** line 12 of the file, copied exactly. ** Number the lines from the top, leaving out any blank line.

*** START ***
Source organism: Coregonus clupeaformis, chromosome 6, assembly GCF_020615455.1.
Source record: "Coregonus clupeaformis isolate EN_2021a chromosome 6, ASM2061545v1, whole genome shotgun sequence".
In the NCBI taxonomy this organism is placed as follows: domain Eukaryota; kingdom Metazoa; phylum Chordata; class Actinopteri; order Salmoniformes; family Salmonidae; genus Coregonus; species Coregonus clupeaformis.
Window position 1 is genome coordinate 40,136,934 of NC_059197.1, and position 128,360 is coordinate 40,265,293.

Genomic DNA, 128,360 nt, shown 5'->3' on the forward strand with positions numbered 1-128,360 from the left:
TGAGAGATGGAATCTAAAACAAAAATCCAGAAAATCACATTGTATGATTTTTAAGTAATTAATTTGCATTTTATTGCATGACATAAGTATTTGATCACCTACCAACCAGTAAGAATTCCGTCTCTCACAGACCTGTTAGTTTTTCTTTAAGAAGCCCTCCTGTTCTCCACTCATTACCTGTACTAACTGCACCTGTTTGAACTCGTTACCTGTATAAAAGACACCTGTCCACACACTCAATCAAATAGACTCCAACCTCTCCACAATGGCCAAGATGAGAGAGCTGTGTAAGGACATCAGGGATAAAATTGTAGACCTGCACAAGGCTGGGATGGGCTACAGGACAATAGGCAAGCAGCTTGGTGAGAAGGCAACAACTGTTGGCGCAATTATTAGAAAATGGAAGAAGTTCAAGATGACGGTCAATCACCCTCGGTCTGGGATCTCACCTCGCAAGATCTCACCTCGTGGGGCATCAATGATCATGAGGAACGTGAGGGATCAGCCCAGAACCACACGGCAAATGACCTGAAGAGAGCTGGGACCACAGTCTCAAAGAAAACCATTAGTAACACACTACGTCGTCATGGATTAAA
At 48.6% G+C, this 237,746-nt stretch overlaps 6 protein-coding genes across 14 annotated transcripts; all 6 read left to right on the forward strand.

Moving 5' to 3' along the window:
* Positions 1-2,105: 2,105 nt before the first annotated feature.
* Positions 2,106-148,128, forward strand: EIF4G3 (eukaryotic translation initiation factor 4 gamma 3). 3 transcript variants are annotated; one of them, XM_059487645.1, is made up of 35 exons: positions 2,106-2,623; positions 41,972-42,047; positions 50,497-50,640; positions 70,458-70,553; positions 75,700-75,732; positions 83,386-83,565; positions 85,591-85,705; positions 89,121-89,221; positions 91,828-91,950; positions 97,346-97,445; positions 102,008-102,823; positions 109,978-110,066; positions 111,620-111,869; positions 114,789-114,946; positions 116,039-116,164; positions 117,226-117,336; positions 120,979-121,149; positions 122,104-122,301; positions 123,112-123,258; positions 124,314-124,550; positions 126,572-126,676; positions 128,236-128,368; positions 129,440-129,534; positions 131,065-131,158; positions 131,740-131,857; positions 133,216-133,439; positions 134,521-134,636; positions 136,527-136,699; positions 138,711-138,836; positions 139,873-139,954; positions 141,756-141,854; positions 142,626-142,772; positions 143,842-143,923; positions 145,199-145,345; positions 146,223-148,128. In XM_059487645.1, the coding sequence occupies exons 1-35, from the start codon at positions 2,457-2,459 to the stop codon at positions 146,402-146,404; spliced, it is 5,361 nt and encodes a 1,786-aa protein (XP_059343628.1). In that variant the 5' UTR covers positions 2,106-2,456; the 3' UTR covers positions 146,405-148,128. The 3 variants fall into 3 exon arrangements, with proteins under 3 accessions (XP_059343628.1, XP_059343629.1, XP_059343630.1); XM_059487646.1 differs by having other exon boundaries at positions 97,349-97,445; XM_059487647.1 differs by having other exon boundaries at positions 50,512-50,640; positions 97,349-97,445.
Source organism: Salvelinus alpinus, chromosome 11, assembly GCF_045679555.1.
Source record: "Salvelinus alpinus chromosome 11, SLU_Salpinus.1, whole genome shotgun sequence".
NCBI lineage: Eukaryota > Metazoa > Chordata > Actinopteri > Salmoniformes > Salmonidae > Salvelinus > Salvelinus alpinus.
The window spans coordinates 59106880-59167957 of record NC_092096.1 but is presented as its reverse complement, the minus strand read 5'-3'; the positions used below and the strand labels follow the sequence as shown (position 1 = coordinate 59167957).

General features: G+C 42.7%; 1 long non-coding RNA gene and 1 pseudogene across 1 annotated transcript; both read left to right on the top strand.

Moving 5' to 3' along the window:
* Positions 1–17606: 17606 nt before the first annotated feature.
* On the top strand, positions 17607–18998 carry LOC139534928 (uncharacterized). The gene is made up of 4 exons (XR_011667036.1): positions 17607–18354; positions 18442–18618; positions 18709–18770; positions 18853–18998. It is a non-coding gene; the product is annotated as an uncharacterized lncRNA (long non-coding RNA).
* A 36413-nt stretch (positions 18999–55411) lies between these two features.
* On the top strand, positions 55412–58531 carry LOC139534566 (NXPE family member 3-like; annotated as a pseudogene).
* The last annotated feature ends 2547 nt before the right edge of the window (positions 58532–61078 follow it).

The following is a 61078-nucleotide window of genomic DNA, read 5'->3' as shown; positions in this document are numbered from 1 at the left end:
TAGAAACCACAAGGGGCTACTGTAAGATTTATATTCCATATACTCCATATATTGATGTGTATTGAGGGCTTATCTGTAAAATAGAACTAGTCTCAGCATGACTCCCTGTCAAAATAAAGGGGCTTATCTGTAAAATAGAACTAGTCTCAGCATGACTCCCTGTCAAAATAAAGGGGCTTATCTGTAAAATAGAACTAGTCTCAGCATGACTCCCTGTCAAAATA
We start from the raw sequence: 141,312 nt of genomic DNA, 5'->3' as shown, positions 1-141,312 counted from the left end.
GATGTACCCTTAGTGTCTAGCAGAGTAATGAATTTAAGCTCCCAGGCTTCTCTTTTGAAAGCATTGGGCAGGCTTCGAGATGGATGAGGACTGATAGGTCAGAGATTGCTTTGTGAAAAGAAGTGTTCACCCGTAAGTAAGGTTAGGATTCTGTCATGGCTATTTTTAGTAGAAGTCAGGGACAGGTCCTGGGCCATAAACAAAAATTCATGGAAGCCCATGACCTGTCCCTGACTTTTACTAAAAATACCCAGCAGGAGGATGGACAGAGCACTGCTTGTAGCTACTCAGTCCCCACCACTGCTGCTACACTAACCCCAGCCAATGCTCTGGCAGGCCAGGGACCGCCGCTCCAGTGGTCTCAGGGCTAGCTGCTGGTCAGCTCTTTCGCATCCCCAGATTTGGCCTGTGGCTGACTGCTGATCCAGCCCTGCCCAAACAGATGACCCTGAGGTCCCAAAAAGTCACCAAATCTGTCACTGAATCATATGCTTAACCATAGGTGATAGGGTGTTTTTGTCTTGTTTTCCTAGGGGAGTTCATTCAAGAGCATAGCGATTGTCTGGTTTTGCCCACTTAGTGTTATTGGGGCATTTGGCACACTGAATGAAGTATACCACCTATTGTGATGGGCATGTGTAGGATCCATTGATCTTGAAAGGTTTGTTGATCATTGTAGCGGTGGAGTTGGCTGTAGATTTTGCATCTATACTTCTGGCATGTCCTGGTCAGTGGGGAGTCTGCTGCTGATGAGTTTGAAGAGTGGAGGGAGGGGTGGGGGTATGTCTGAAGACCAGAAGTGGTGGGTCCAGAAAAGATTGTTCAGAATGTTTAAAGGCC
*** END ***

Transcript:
Source record: "Salvelinus alpinus chromosome 11, SLU_Salpinus.1, whole genome shotgun sequence".